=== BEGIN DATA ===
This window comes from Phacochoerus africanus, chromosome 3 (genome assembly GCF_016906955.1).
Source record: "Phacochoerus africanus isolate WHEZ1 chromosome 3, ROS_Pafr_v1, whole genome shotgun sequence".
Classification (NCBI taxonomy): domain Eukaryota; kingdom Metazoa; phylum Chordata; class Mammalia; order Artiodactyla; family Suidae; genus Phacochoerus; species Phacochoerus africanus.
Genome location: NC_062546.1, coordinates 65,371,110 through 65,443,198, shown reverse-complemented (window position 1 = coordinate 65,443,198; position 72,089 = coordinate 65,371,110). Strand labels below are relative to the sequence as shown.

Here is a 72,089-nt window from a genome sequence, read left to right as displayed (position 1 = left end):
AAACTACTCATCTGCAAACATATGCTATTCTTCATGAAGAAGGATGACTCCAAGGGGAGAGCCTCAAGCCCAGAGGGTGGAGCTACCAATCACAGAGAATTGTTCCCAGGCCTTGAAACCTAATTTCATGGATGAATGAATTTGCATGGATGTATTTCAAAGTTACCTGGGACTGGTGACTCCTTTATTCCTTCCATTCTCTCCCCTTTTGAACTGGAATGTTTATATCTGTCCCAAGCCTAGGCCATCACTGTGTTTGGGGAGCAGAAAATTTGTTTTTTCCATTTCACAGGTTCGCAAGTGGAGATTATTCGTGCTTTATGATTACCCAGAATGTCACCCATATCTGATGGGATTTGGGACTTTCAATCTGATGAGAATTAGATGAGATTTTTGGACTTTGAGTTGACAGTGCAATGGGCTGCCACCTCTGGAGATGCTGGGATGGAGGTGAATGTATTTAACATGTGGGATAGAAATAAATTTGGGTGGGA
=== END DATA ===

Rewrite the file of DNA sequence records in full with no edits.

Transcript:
This window comes from Phacochoerus africanus, chromosome 3 (genome assembly GCF_016906955.1).
Source record: "Phacochoerus africanus isolate WHEZ1 chromosome 3, ROS_Pafr_v1, whole genome shotgun sequence".
Classification (NCBI taxonomy): domain Eukaryota; kingdom Metazoa; phylum Chordata; class Mammalia; order Artiodactyla; family Suidae; genus Phacochoerus; species Phacochoerus africanus.
Genome location: NC_062546.1, coordinates 65,371,110 through 65,443,198, shown reverse-complemented (window position 1 = coordinate 65,443,198; position 72,089 = coordinate 65,371,110). Strand labels below are relative to the sequence as shown.

Here is a 72,089-nt window from a genome sequence, read left to right as displayed (position 1 = left end):
AAACTACTCATCTGCAAACATATGCTATTCTTCATGAAGAAGGATGACTCCAAGGGGAGAGCCTCAAGCCCAGAGGGTGGAGCTACCAATCACAGAGAATTGTTCCCAGGCCTTGAAACCTAATTTCATGGATGAATGAATTTGCATGGATGTATTTCAAAGTTACCTGGGACTGGTGACTCCTTTATTCCTTCCATTCTCTCCCCTTTTGAACTGGAATGTTTATATCTGTCCCAAGCCTAGGCCATCACTGTGTTTGGGGAGCAGAAAATTTGTTTTTTCCATTTCACAGGTTCGCAAGTGGAGATTATTCGTGCTTTATGATTACCCAGAATGTCACCCATATCTGATGGGATTTGGGACTTTCAATCTGATGAGAATTAGATGAGATTTTTGGACTTTGAGTTGACAGTGCAATGGGCTGCCACCTCTGGAGATGCTGGGATGGAGGTGAATGTATTTAACATGTGGGATAGAAATAAATTTGGGTGGGA